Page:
Why Corona-times is the piracy-movement

Between streaming and shellac records, we had tapes, CDs, iTunes and piracy in the music industry. Necessary steps before finally ending-up with streaming. So, which is actually the Covid-19-times? Well, it´s not the final structure. It is more like the piracy-movement. Here is the reason why, and what it might lead to, already next year.

Suppose you were a teacher who was told that the next day your classroom would be closed, but that you would still continue your teaching. How would you act? You have limited time, no resources. You would probably sign up all the students on a digital conference service, but otherwise continue, more or less, as before. You chose the simplest, cheapest, and fastest solution.

If we look at the development of Zoom, Teams and Google Classroom in recent months, what I described now is reasonably reasonable to assume: this is actually what has happened.

But you could have done something completely different. For example, you could have asked your students to sign up for any of these free MOOCs that already exist, and then concentrated on developing your own good exam process a few months ahead. It would have been just as easy. No cost. It would also have bought you time. That time could, for example, have been used for developing a good digital exam.

Of course, I do not know if many of the world’s teachers actually did what I suggested now. But the image I got, is that what I now proposed in any case does not seem particularly common.

What I’m trying to say is that, what Covid-19 will leave behind, may not at all be as radical as one might think.

Unless we think about the customers/students…

When piracy downloading in the music industry was at its greatest, a discussion that the entire industry would now fundamentally change arose. But that never happened.

Furthermore, even before file sharing, we had a piracy movement, which neither fundamentally changed the music industry. Home taping ones became a big phenomenon, but not big enough to fundamentally change the music industry.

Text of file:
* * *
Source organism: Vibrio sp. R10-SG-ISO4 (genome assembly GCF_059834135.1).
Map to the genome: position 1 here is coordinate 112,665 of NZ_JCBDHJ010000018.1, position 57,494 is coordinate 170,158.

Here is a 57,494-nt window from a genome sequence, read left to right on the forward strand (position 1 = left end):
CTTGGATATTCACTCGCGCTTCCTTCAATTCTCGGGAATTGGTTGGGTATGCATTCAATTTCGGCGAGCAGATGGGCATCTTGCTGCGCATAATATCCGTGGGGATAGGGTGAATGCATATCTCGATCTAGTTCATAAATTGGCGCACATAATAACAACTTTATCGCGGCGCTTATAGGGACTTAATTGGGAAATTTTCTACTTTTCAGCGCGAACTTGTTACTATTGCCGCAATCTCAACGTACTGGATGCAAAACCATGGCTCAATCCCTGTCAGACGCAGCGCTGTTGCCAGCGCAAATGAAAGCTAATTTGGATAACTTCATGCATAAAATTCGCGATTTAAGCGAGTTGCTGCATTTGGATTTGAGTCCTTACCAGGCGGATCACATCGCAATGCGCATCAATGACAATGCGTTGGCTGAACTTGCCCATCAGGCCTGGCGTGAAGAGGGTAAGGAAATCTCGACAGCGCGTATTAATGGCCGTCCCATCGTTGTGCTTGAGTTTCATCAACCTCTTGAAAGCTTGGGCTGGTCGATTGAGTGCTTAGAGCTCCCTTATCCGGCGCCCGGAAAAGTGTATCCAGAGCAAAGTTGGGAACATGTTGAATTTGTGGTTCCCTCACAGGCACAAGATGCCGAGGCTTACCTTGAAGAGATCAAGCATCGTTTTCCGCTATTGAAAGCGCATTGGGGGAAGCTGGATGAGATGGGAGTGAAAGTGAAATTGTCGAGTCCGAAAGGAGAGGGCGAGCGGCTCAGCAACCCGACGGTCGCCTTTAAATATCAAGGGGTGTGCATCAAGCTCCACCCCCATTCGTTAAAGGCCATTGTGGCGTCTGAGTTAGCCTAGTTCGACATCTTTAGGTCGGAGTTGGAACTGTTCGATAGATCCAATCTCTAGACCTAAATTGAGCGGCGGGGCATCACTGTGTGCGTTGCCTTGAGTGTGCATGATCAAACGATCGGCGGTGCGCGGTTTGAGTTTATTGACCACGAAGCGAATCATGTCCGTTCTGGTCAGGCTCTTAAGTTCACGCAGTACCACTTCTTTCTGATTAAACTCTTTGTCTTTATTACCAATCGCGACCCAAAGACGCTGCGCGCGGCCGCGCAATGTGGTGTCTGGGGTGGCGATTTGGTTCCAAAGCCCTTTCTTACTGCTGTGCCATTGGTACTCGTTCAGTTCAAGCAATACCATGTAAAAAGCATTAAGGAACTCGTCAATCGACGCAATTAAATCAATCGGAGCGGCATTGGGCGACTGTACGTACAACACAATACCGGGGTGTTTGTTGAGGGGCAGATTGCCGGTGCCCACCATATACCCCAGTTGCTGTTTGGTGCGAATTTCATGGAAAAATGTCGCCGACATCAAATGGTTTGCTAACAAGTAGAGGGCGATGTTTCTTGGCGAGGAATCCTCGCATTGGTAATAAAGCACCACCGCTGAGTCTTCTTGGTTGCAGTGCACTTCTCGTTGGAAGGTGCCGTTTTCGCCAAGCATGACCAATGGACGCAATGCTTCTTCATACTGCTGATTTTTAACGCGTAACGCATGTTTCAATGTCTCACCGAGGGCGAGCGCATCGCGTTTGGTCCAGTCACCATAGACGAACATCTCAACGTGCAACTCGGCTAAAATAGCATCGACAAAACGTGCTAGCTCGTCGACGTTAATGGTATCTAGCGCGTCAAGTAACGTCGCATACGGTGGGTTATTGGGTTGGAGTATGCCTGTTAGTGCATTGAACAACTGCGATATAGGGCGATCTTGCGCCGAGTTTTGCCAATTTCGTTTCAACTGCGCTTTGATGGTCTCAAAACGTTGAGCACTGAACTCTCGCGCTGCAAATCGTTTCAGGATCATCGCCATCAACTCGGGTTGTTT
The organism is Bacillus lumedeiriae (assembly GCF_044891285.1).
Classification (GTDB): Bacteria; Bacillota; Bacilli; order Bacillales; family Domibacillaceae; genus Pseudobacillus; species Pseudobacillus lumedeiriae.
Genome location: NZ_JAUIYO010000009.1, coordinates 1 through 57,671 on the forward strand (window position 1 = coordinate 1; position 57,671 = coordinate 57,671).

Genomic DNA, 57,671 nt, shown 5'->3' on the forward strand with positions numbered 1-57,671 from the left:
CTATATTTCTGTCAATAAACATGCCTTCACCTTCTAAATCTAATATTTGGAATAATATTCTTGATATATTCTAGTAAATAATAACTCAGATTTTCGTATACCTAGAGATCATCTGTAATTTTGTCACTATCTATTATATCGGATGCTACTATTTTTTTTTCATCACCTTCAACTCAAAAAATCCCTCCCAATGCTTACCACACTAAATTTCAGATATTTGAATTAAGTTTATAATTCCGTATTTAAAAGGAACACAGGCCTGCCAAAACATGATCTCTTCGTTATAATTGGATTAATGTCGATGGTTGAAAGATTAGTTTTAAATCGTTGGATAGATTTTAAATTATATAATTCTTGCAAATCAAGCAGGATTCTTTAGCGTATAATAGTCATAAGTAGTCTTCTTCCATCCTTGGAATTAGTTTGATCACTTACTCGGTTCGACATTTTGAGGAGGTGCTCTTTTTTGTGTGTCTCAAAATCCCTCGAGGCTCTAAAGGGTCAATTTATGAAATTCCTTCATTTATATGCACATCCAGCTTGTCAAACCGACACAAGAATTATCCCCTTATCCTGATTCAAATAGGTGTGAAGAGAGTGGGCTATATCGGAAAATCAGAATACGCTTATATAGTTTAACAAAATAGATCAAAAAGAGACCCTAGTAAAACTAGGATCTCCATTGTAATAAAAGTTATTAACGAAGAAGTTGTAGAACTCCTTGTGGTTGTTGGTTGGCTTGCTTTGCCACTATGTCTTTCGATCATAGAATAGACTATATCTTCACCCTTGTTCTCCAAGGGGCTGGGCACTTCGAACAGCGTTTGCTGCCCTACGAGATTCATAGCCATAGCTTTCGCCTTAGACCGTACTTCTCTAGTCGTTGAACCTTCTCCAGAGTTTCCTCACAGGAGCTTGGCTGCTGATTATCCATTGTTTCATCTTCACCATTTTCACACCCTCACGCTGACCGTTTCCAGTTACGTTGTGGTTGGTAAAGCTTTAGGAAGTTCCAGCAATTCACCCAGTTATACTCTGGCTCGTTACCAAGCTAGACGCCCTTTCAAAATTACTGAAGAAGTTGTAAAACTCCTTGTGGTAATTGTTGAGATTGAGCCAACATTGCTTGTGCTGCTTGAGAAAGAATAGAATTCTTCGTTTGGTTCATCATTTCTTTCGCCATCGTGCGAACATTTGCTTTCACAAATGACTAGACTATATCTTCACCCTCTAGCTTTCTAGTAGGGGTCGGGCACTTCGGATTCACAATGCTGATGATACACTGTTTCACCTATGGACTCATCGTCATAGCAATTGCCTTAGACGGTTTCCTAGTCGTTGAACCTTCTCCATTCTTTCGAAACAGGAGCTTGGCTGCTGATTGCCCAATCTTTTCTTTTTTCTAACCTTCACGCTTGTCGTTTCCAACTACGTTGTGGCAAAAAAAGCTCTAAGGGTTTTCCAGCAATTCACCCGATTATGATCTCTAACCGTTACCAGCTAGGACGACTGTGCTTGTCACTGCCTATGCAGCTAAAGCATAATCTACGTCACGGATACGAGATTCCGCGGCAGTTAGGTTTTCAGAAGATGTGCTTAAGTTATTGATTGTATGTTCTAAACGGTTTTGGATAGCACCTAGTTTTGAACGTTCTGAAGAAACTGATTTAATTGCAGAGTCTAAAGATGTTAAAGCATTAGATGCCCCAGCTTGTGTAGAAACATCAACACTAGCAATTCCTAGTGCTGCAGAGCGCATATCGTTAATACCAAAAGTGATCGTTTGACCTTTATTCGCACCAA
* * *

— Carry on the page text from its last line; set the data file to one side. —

It wasn’t until we got streaming that the music industry fundamentally changed.

But: after all, it was an extremely important thing that file sharing left behind, which in turn became a prerequisite for streaming, later on, to develop. File sharing taught customers that they could now start finding music online.

Today it is impossible to imagine that we could have streamed music without having had the file sharing-period just before.

It is not at all impossible that it is precisely this thing that, in fact, is Covid-19’s major “contribution” to the education world.

Although we can actually find out if that is the case, in only a little while. It can be measured in terms of measuring the number of students who actually will, or will not, return to the lectures after Covid-19 is over.

In some years, we probably will have some answers to a lot of this. But at this moment my own hypothesis is this: that even if you, as a teacher, will go back to work when Covid-19 is over, and continue as before, the attendance frequency of lectures will go down. A lot.

And that, in itself, can be big enough. Because it can be a trigger for something even bigger a bit later on in time.

Share this post with someone that perhaps believe post-Covid will create a stable situation.

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